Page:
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Male Fertility: Ubiquinol shows promise in sperm quality

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Infertility is generally defined as a couples inability to conceive after one year of unprotected intercourse,[1] and this is becoming increasingly common. In 50% of infertility cases, a male factor is identified,[1] with one man in 20 believed to exhibit infertility.[2]

Oligoasthenoteratozoospermia (OAT) syndrome is the most frequently seen phenotype in male infertility, and may be of idiopathic origin (30% of male infertility cases)[3] or varicocele-related.[4] Interestingly, evidence also suggests that reactive oxygen species (ROS)-mediated sperm damage is a significant contributing pathology in 30-80% of cases of male infertility.[2]

Human spermatozoa are particularly susceptible to oxidative damage because they contain an extremely high concentration of polyunsaturated fatty acids, they exhibit no capacity for membrane repair, and possess a significant ability to generate ROS.[5] This oxidative damage can reduce sperm motility, interfere with the sperm-oocyte binding and fusion,[6] and also contribute to DNA damage and reduced sperm count. If fertilisation does occur despite spermatozoa DNA damage, the embryo will likely fail at the blastocyst or early fetal stage (i.e. miscarriage). If pregnancy does continue the compromised DNA may result in birth defects.[2] Furthermore impaired seminal antioxidant function and resultant oxidative stress may also result in poor IVF outcomes.[7]

Analysis of male sperm parameters is thus an essential step when aiming to address infertility, reduce miscarriage risk and support successful pregnancy and IVF outcomes. 

Many trials support antioxidant therapy with essential nutrients (e.g. zinc, selenium, vitamin E) as a useful step toward improved reproductive health in OAT cases. Coenzyme Q10 (CoQ10) is an additional nutrient proving advantageous in these scenarios, with study outcomes warranting further investigation. 

Low seminal plasma concentrations of CoQ10 have been correlated with impaired sperm parameters [8] (e.g. count/density, morphology, motility) and It has been shown that CoQ10 supplementation in men with idiopathic OAT results in improved semen parameters.[9,10] CoQ10‘s benefits are possibly related not only to its antioxidant role, but also its function in mitochondrial respiration (enhancing sperm endurance).[11]

Results of a randomised trial administering ubiquinol (200mg/daily) or placebo to 228 men with unexplained infertility revealed treatment to be significantly effective. Improvements in sperm density, sperm motility and sperm morphology were achieved.[10] A further 12 month study on 287 infertile men with idiopathic OAT supplemented subjects with 300mg CoQ10 twice daily. Not only were sperm count, motility and morphology improved but 34.1% achieved pregnancy within a mean period of 8.4 months.[9]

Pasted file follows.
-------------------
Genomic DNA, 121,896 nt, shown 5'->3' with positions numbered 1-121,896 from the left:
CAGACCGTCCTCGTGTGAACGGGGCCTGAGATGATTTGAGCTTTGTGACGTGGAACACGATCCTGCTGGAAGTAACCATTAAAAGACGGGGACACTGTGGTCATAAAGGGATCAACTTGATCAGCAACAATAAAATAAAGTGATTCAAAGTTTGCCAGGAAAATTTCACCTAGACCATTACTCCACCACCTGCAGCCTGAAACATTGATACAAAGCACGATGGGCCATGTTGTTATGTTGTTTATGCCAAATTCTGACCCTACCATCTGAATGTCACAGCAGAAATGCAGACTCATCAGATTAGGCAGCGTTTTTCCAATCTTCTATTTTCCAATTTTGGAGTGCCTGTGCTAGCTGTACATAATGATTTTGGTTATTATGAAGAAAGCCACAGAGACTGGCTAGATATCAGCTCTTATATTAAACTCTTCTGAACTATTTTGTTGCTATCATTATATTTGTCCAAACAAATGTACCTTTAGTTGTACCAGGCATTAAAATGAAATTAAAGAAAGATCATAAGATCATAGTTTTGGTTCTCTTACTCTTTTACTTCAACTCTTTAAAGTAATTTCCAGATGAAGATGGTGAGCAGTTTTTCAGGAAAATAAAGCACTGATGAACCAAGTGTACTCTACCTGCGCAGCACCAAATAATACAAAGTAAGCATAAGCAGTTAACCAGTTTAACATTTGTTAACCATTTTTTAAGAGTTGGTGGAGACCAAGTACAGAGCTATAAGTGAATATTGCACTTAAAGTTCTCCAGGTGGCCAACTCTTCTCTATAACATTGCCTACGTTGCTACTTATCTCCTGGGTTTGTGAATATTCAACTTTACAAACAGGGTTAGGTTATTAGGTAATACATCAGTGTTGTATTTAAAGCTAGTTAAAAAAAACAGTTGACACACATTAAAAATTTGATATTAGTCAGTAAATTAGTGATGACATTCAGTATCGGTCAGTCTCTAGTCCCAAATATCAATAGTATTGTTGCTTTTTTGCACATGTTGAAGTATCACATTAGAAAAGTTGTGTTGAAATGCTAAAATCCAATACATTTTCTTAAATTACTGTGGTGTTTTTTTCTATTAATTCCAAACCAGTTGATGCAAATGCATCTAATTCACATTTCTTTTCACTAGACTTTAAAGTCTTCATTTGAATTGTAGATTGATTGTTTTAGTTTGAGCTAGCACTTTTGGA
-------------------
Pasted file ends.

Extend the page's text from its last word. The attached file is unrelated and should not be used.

As ubiquinol is the reduced form of CoQ10, with higher antioxidant activity and superior bioavailability, it is likely an excellent incorporation to male fertility protocols. Lower doses may be used to achieve the desired results when compared to standard CoQ10 (ubiquinone/ubidecarenone) supplementation. 

Further larger trials are still warranted to demonstrate ubiquinol’s success at improving conception and live birth rates, however its effectiveness for ameliorating sperm density, morphology and motility are incredibly promising.[12]


  1. Trussell JC. Male reproductive endocrinology: when to replace gonadotropins. Semin Reprod Med. 2013 Jul;31(4):237-44. [Abstract]
  2. Tremellen K. Oxidative stress and male infertility--a clinical perspective. Hum Reprod Update. 2008 May-Jun;14(3):243-58. [Full Text]
  3. Cavallini G. Male idiopathic oligoasthenoteratozoospermia. Asian J Androl. 2006 Mar;8(2):143-57. [Full Text]
  4. Wei TC, Huang WJ, Lin AT, Chen KK. The role of hormones on semen parameters in patients with idiopathic or varicocele-related oligoasthenoteratozoospermia (OAT) syndrome. J Chin Med Assoc. 2013 Aug 8.  [Full Text]
  5. Aitken RJ, Clarkson JS, Fishel S. Generation of reactive oxygen species, lipid peroxidation, and human sperm function. Biol Reprod. 1989 Jul;41(1):183-97. [Full Text]
  6. Pahune PP, Choudhari AR, Muley PA. The total antioxidant power of semen and its correlation with the fertility potential of human male subjects. J Clin Diagn Res. 2013 Jun;7(6):991-5. [Full Text]
  7. Atig F, Raffa M, Ali HB, Abdelhamid K, Saad A, Ajina M. Altered antioxidant status and increased lipid per-oxidation in seminal plasma of tunisian infertile men. Int J Biol Sci. 2012;8(1):139-49. Epub 2011 Dec 8. [Full Text
  8. Nadjarzadeh A, Shidfar F, Amirjannati N, et al. Effect of Coenzyme Q10 supplementation on antioxidant enzymes activity and oxidative stress of seminal plasma: a double-blind randomised clinical trial. Andrologia. 2013 Jan 7. [Abstract]
  9. Safarinejad MR. The effect of coenzyme Q₁₀ supplementation on partner pregnancy rate in infertile men with idiopathic oligoasthenoteratozoospermia: an open-label prospective study. Int Urol Nephrol. 2012 Jun;44(3):689-700. [Abstract
  10. Safarinejad MR, Safarinejad S, Shafiei N, Safarinejad S. Effects of the reduced form of coenzyme Q10 (ubiquinol) on semen parameters in men with idiopathic infertility: a double-blind, placebo controlled, randomized study. J Urol. 2012 Aug;188(2):526-31. [Abstract
  11. Mancini A, Balercia G. Coenzyme Q(10) in male infertility: physiopathology and therapy. Biofactors. 2011 Sep-Oct;37(5):374-80. doi: 10.1002/biof.164. Epub 2011 Oct 11. [Abstract]
  12. Lafuente R, González-Comadrán M, Solà I, López G, Brassesco M, Carreras R, Checa MA. Coenzyme Q10 and male infertility: a meta-analysis. J Assist Reprod Genet. 2013 Aug 3. [Full Text]


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